The study shows that the second worker in a working couple faces a gigantic lifetime tax rate. That lifetime tax rate is higher than the highest federal income tax rate, 38.6 percent. This happens because the second earner basically pays twice for lifetime benefits. The study is another indication that conventional approaches to tax policy are often misleading. Until legislators of both parties take a systemic view of taxation and benefits, the usual claims of wounds and gains will remain largely meaningless.
Here are three findings from the study:
• A spouse whose husband (or wife) earns $60,000 a year faces lifetime marginal net tax rates over 50 percent for earnings that range from $10,000 to $40,000.
• A two-earner couple where each earns $30,000 faces a lifetime loss of Social Security benefits. The loss has a current value of $56,829.
• A woman with a husband who earns only $20,000 a year faces an extraordinary lifetime tax burden if she opts to work. She loses Social Security benefits, Medicaid, and other programs by working. If she earns $10,000 a year her lifetime marginal tax rate is 121.6 percent. The rate declines to 80.6 percent if she earns $20,000 and 66.4 percent if she earns $30,000.
Economists Jagadeesh Gokhale and Laurence J. Kotlikoff did the study for the National Center for Policy Analysis in Dallas. Dr. Gokhale is currently at the American Enterprise Institute, on leave from his position as senior economic advisor to the Federal Reserve Bank of Cleveland. Professor Kotlikoff is Chairman of the Boston University Economics department.
The study is based on the discipline of generational accounting. This is the only tool I've seen in 25 years of reporting that promises to make sense of government tax and benefit programs. Think of it as the Unified Field Theory for government taxing and spending.
Generational accounting works by taking the income a household will earn over its lifetime, adding the benefits it will receive, and subtracting the taxes it will pay. All of this is done in dollars of current value. The net difference is calculated as the lifetime tax rate. In this study, as in an earlier study ("Does It Pay To Work?"), every major social welfare and benefit program has been included. As a result, calculations can truly show the impact of both the decision to work and of different income levels on lifetime tax rates.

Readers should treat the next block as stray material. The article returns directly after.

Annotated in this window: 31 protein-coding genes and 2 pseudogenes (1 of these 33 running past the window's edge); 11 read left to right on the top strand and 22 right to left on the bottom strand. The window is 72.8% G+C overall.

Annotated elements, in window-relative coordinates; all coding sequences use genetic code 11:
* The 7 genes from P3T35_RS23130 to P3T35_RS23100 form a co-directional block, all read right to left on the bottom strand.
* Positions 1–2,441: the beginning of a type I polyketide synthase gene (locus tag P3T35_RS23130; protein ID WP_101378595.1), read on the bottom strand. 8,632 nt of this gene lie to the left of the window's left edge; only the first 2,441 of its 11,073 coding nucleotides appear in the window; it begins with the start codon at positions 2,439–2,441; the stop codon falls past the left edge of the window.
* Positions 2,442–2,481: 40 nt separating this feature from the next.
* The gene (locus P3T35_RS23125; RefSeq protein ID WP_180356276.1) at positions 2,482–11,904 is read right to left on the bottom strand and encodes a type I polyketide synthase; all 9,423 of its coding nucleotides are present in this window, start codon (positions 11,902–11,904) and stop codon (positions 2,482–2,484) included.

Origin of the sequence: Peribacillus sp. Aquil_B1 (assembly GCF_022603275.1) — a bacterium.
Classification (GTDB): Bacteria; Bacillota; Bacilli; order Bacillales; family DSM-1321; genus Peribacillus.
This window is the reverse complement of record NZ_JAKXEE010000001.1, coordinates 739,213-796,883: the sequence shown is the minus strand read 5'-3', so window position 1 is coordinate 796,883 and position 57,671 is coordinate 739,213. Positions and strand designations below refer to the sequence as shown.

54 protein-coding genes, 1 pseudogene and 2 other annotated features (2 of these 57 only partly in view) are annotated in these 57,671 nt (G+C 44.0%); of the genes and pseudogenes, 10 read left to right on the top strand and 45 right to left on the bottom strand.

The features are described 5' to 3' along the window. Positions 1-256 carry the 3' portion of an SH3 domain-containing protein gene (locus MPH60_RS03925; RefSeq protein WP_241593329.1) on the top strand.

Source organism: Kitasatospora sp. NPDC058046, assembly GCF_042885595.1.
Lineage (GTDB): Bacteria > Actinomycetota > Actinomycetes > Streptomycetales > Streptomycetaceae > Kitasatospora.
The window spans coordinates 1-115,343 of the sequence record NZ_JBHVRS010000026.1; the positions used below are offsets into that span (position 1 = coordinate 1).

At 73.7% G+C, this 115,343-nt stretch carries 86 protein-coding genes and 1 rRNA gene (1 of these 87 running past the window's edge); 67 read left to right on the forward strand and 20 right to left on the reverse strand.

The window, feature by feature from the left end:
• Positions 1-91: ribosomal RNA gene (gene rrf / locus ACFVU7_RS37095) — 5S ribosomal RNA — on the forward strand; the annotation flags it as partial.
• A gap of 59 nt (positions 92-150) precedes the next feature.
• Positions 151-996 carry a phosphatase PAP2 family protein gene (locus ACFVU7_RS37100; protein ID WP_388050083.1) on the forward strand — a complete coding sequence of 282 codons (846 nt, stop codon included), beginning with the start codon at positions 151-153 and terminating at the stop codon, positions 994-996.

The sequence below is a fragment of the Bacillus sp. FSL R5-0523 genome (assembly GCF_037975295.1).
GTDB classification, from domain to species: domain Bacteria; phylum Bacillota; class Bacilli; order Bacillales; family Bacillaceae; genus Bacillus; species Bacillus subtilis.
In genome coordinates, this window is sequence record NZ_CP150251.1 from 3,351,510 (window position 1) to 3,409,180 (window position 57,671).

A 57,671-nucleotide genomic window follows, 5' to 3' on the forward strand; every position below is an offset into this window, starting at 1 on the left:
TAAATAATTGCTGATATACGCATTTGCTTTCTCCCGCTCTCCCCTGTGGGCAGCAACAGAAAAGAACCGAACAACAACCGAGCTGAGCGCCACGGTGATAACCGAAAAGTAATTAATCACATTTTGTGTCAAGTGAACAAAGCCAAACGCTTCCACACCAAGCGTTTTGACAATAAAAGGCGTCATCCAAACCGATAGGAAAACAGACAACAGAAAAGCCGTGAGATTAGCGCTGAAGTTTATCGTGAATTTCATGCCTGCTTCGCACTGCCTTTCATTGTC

While many, including this writer, have observed that the rise of two earner households was an enormous revenue boon to Social Security, this study actually quantifies it. Basically, the two-earner household increases government tax revenues with virtually no increase in future benefits.
More than 25 years ago social commentator Irving Kristol showed that the tax rate faced by mothers trying to get off welfare was punitively high. This study goes further. It exposes the burden all women have shouldered as they left the home and joined the workforce.
"…a woman can earn Social Security benefits in her own right." the study notes, "But she cannot claim benefits in her own right in addition to spousal benefits on her husband's contributions. It must be one or the other. Many women who have paid into Social Security over their work lives find that when they reach retirement their best option is to claim benefits on their husband's contributions. As a result, they get nothing in return for all the payroll taxes they paid." (Italics added)
Basically, the Social Security benefit rules work to impose a large tax increase on all second earners. The study calculates, for instance, that a woman who adds $20,000 to the $30,000 her husband earns will have 12.6 percent added to her lifetime marginal net tax rate--- simply because she must choose between the earnings of her account or her husbands. (Needless to say, this applies to any second earner, regardless of gender.)
Interested readers can obtain the full study--- and the earlier study, "Does It Pay To Work?"--- by visiting the publications section of the NCPA website and downloading publications 260 and 258, respectively.
Read the original studies: www.ncpa.org
Read earlier columns on generational accounting: 980419SU: Lawrence J. Kotlikoff and Generational Accounting Subject: Lawrence J. Kotlikoff and Generational Accounting Sunday, April 19, 1998 Politics, Footnotes, and Your Children ... He calls it generational accounting. ...
001008SU: Facts, Not Projections on Private Social Security ... For an introduction to Lawrence J. Kotlikoff and the idea of Generational Accounting, visit my earlier column on the subject
www.dallasnews.com/business/scottburns/ columns/archives/2000/001008SU.htm - 14k - Cached - Similar pages
DallasNews.com | Dallas-Fort Worth | Scott Burns: Q&A ... Boston University economics professor Laurence Kotlikoff, who created generational accounting, recently published a paper on the lifetime taxation of 401(k ...
2002/stories/082902dnbusburns.146c7.html - 62k DallasNews.com | Dallas-Fort Worth | Scott Burns: Columns 2002 ... school. It can go well beyond the ordinary extra mile. Earlier columns on generational accounting. ... created. It's called generational accounting. ...
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